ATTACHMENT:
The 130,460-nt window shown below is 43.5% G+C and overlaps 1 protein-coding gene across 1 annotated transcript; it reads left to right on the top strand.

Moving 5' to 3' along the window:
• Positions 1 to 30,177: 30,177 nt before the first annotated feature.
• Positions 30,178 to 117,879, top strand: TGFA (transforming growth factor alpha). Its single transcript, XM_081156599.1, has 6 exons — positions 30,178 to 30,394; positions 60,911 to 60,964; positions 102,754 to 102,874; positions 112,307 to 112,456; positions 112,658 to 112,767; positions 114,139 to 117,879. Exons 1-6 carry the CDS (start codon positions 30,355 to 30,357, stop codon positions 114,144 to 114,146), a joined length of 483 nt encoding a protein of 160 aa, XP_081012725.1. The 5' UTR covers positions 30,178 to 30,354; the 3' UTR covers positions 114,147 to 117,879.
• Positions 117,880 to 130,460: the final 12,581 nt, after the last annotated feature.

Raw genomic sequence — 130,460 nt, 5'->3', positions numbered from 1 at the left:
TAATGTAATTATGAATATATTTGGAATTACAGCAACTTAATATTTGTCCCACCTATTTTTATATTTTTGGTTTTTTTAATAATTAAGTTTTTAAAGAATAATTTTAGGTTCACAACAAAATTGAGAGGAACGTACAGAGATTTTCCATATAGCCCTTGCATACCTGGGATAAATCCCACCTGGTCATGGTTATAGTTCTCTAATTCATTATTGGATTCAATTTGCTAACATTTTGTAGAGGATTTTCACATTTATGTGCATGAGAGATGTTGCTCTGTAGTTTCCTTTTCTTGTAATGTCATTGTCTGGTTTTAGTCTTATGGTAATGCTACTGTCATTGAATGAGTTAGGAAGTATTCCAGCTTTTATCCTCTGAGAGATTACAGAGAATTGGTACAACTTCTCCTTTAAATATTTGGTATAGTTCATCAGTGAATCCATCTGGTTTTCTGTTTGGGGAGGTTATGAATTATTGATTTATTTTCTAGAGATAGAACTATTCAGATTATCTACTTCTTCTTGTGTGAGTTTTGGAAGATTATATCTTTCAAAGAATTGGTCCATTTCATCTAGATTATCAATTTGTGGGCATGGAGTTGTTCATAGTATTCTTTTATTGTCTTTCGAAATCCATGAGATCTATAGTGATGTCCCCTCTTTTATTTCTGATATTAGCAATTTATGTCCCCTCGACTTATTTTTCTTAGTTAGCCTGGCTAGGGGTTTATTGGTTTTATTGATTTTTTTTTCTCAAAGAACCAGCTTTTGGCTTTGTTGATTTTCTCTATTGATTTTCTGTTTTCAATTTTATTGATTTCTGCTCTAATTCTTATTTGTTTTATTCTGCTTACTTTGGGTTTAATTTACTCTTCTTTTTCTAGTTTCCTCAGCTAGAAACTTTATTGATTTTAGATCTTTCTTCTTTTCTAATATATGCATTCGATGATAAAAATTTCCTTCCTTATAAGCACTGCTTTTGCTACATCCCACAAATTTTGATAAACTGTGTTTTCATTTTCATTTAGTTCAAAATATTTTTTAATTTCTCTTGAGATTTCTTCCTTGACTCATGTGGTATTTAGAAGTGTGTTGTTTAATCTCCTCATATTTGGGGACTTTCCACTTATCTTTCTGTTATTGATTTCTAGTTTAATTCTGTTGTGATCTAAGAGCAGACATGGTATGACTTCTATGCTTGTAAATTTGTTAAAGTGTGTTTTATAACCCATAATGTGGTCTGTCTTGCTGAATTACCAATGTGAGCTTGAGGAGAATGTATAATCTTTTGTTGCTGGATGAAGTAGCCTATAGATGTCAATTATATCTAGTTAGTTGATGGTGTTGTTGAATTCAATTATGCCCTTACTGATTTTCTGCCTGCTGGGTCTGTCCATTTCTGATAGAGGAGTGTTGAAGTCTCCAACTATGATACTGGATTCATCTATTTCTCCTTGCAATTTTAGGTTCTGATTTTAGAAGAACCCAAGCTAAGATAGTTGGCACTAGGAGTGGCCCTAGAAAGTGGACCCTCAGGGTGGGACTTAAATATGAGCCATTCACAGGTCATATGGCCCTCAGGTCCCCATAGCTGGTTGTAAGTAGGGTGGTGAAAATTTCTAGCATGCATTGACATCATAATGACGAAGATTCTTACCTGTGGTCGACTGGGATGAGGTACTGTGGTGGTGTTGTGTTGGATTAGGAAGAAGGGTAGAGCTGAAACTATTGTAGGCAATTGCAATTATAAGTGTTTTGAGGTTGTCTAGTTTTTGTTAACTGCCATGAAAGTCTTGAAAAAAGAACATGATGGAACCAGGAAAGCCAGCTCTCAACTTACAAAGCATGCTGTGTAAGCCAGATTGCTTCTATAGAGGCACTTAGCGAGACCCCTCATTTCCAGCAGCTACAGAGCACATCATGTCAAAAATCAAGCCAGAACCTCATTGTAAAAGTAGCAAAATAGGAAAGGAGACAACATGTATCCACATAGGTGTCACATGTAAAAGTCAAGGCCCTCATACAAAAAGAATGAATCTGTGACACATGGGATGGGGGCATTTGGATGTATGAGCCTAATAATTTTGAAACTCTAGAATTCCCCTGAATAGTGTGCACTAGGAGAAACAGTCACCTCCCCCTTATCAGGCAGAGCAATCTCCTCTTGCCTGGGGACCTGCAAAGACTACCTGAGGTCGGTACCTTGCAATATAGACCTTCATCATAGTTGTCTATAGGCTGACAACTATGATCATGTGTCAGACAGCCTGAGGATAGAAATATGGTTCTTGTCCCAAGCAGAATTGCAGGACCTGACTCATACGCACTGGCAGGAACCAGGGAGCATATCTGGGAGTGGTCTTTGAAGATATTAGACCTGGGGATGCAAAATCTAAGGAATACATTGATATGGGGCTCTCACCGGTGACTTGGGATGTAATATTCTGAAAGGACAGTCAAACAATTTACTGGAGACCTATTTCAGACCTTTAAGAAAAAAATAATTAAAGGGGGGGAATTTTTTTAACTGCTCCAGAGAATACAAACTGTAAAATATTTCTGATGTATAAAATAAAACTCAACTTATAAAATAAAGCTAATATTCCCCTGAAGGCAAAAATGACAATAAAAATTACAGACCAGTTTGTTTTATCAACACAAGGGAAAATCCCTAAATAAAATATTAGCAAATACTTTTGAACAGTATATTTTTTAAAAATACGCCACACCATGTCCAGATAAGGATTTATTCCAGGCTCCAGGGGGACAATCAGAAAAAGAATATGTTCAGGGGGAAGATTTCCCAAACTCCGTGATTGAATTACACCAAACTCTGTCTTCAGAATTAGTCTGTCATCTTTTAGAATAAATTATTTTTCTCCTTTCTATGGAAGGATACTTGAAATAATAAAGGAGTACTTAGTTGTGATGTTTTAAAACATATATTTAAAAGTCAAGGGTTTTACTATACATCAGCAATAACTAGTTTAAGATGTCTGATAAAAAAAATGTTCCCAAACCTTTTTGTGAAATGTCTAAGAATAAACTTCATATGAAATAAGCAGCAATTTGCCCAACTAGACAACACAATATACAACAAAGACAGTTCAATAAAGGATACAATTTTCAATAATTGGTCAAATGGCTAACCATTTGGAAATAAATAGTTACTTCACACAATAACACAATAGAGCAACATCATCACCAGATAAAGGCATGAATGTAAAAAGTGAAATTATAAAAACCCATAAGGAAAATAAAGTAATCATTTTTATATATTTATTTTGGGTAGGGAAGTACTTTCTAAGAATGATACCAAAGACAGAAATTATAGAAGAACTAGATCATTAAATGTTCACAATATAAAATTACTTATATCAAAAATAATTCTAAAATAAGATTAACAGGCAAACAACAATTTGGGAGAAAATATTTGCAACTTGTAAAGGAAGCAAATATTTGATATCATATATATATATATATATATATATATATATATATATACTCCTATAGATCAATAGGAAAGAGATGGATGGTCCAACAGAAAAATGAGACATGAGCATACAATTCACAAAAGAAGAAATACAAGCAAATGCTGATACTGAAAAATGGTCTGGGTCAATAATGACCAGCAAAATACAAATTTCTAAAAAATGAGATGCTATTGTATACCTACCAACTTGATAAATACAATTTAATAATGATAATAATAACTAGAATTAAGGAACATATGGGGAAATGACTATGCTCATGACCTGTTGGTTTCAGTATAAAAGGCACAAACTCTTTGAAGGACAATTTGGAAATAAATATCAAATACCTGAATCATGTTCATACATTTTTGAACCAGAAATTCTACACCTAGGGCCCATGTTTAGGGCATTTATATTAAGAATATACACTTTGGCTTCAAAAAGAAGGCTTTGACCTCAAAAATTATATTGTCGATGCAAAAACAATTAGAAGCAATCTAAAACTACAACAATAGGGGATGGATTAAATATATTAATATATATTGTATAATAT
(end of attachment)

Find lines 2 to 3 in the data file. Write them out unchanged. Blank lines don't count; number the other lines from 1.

Moving 5' to 3' along the window:
• Positions 1 to 30,177: 30,177 nt before the first annotated feature.